All Amaranth resident Ted Whitworth wants for Christmas is written confirmation that the transformer station located near his home isn’t hazardous to his health.
Unfortunately for Whitworth, he won’t find that memo he covets from the Ministry of the Environment (MOE) underneath his tree this year.
“The best thing would be to fix the whole thing,” Whitworth exclaimed, noting in absence of that he needs the letter from the MOE so he can move on and perhaps consider selling his rural property.
“Let them assume the liability, if there is any. If they’re right, then why won’t they provide it?” he asked. “Why do we have to assume the liability of selling it … when the ministry says there is no problem?”
Whitworth has submitted complaints to the MOE ever since the transformer station associated with what is now TransAlta’s Melancthon wind facility was brought online in 2006.
While he lives about two kilometres away from the nearest turbine, the transformer is located about 490 metres from his home and 150 metres away from his beef and dairy farm’s pasture field.
As MOE spokesperson Kate Jordan explained, the province has taken action. She said the MOE did require TransAlta replace the original transformer with two quieter ones several years ago, as well as construct noise walls and berms surrounding them.
“We have taken the property owners noise complaints very seriously,” Jordan said in an email. “We have required TransAlta to take a number of actions to reduce noise from the site.”
After the original transformer was replaced, Whitworth claims his family’s health worsened. Citing headaches and a lack of sleep as some symptoms, Whitworth alleges his beef cattle and diary goats have been affected as well.
Whitworth says his goats’ milk production has decreased since the transformers came in, plus his livestock have been fraught with breeding complications.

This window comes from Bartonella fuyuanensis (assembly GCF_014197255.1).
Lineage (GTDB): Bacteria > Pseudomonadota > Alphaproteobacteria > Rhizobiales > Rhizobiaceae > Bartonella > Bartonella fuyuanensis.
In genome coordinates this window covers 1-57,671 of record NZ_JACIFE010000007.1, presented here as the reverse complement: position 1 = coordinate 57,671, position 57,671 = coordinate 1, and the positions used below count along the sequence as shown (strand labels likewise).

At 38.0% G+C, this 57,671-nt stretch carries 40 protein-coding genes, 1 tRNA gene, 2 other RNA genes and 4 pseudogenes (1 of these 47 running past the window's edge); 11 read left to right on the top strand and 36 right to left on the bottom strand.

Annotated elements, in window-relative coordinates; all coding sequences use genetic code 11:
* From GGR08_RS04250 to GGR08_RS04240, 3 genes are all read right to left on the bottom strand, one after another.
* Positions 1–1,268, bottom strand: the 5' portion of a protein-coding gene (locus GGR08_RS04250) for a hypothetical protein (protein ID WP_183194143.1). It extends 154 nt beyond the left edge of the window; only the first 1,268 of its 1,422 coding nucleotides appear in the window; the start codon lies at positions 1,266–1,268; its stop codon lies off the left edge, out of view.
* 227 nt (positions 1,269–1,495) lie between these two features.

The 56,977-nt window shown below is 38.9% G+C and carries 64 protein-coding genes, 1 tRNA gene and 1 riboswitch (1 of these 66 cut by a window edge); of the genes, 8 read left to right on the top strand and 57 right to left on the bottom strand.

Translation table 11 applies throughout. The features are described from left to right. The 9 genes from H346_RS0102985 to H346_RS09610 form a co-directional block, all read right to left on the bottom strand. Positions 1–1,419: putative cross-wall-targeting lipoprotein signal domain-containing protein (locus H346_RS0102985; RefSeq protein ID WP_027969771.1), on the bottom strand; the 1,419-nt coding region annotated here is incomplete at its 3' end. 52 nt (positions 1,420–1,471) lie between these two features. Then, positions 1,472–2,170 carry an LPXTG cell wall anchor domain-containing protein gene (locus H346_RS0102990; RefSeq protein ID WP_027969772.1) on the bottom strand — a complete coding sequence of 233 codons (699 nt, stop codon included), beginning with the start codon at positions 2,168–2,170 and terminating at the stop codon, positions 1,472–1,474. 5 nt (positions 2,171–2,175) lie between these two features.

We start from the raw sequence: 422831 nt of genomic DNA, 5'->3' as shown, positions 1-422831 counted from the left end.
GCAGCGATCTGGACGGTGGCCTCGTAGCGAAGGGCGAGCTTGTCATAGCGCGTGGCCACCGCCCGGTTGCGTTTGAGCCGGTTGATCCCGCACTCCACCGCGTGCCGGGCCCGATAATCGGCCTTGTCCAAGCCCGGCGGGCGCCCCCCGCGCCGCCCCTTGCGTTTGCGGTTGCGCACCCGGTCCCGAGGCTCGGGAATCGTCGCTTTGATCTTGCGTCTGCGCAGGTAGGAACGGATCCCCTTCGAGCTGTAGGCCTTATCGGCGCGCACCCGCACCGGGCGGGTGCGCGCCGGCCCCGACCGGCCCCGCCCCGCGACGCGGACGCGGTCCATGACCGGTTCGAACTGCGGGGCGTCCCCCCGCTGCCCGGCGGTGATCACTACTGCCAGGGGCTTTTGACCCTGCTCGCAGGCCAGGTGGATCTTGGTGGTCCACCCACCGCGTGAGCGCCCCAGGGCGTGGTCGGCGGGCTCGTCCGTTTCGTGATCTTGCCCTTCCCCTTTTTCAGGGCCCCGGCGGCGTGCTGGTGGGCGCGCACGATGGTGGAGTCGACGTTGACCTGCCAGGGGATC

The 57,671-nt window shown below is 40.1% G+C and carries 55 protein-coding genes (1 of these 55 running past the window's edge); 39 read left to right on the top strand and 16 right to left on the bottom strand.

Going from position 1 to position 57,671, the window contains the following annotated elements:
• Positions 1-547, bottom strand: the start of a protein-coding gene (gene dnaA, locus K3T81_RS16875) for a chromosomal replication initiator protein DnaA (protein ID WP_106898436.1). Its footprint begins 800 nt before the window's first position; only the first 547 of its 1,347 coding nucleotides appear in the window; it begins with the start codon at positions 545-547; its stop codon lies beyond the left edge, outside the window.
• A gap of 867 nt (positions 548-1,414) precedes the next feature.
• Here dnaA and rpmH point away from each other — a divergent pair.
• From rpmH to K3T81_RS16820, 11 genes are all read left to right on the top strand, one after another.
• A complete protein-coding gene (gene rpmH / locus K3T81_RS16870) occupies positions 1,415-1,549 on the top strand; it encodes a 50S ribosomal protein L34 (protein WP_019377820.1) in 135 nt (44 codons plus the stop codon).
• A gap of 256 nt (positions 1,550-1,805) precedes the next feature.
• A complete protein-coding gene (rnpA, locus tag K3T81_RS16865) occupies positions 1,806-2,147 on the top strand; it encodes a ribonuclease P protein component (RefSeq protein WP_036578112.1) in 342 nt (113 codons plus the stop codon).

Whitworth has discussed the issue with MOE officials on numerous occasions in the last several years, whether that was face-to-face, over the telephone or via email, but to no avail.
“It is the hum, the vibrations in our house. At times, you’re inners shake,” argued Whitworth, who retired early from his post with the Farm Safety Association in 2010 because he couldn’t stay awake while driving.
“Our livestock and dogs do the same thing. You can feel them shaking at times,” he added. “There is something causing the shake. It has been far worse since the two transformers fired up.”
When contacted by The Banner, TransAlta spokesperson Leanne Yohemas said her company is confident the transformer station is in compliance with all requirements.
“If any resident or landowner has questions or concerns we’d welcome the opportunity to address them, based on extensive work that’s been done in the scientific and medical communities about the use and impact of wind energy,” she responded in an email.
Whitworth said no group or organization has approached him with an offer to buy his property. After examining his complaints, the MOE closed its investigation into the matter in May of 2013.
“All testing we have done show our noise standards are being met,” Jordan said, noting transformers, which produce tonal noise, must meet a noise limit of 35 decibles.
“Ontario has one of the strictest sound criteria in North America,” she added. “The ministry’s noise standards are based on the best available science and developed to protect human health and the environment.”
Although unhappy the MOE closed his file, Whitworth is now requesting written confirmation that the transformer station isn’t impacting human or animal health.
As Whitworth waits for that memo, Amaranth council has since backed his cause. Council recently demanded the MOE forward that written confirmation to both Whitworth and the township.
“If you closed the file because there are no health effects here, put it in writing,” said Mayor Don MacIver. “If I go to sell my farm, I want to know that there are no health effects. The reverse is, if there are health effects, why aren’t you doing something?”
MacIver feels Whitworth has been left hanging. If the transformer station isn’t causing any health complications, he thinks the MOE should fulfill his constituent’s request.
“Give these people the opportunity to have a letter that says there are no health effects, so it isn’t devaluing their property,” MacIver demanded. “I’d hope that the ministry would go back, review their files and responsibility on this issue and make the right decision.”
It isn’t known whether that letter will be forthcoming. When asked why the MOE has declined to act on Whitworth’s request, Jordan said the ministry already shared the results of its investigation with nearby residents.
“We’ve sat down with residents to explain the testing results and to detail how the ministry’s noise standards work,” she explained. “The transformer is in compliance with our standards.”
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